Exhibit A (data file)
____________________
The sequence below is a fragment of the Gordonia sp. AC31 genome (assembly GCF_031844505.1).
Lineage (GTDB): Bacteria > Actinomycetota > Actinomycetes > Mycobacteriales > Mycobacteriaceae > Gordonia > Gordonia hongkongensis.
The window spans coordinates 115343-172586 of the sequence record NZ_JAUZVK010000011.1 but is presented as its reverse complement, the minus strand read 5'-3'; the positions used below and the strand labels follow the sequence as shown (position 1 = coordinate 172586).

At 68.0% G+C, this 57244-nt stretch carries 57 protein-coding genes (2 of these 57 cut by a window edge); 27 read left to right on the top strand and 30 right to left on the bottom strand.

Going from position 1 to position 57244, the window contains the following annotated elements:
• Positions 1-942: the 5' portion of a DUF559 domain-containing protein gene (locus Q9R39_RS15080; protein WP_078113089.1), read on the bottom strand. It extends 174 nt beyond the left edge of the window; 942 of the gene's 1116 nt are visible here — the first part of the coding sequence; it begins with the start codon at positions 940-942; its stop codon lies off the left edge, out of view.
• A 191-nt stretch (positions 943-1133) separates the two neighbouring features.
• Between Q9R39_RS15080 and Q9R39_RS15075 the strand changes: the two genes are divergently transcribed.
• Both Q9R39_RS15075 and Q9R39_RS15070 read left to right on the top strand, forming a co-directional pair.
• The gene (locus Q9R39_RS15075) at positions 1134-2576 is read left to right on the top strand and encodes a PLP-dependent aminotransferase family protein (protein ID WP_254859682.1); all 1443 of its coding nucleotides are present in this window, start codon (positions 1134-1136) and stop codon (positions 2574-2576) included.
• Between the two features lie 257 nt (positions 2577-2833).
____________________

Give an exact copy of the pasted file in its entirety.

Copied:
The sequence below is a fragment of the Gordonia sp. AC31 genome (assembly GCF_031844505.1).
Lineage (GTDB): Bacteria > Actinomycetota > Actinomycetes > Mycobacteriales > Mycobacteriaceae > Gordonia > Gordonia hongkongensis.
The window spans coordinates 115343-172586 of the sequence record NZ_JAUZVK010000011.1 but is presented as its reverse complement, the minus strand read 5'-3'; the positions used below and the strand labels follow the sequence as shown (position 1 = coordinate 172586).

At 68.0% G+C, this 57244-nt stretch carries 57 protein-coding genes (2 of these 57 cut by a window edge); 27 read left to right on the top strand and 30 right to left on the bottom strand.

Going from position 1 to position 57244, the window contains the following annotated elements:
• Positions 1-942: the 5' portion of a DUF559 domain-containing protein gene (locus Q9R39_RS15080; protein WP_078113089.1), read on the bottom strand. It extends 174 nt beyond the left edge of the window; 942 of the gene's 1116 nt are visible here — the first part of the coding sequence; it begins with the start codon at positions 940-942; its stop codon lies off the left edge, out of view.
• A 191-nt stretch (positions 943-1133) separates the two neighbouring features.
• Between Q9R39_RS15080 and Q9R39_RS15075 the strand changes: the two genes are divergently transcribed.
• Both Q9R39_RS15075 and Q9R39_RS15070 read left to right on the top strand, forming a co-directional pair.
• The gene (locus Q9R39_RS15075) at positions 1134-2576 is read left to right on the top strand and encodes a PLP-dependent aminotransferase family protein (protein ID WP_254859682.1); all 1443 of its coding nucleotides are present in this window, start codon (positions 1134-1136) and stop codon (positions 2574-2576) included.
• Between the two features lie 257 nt (positions 2577-2833).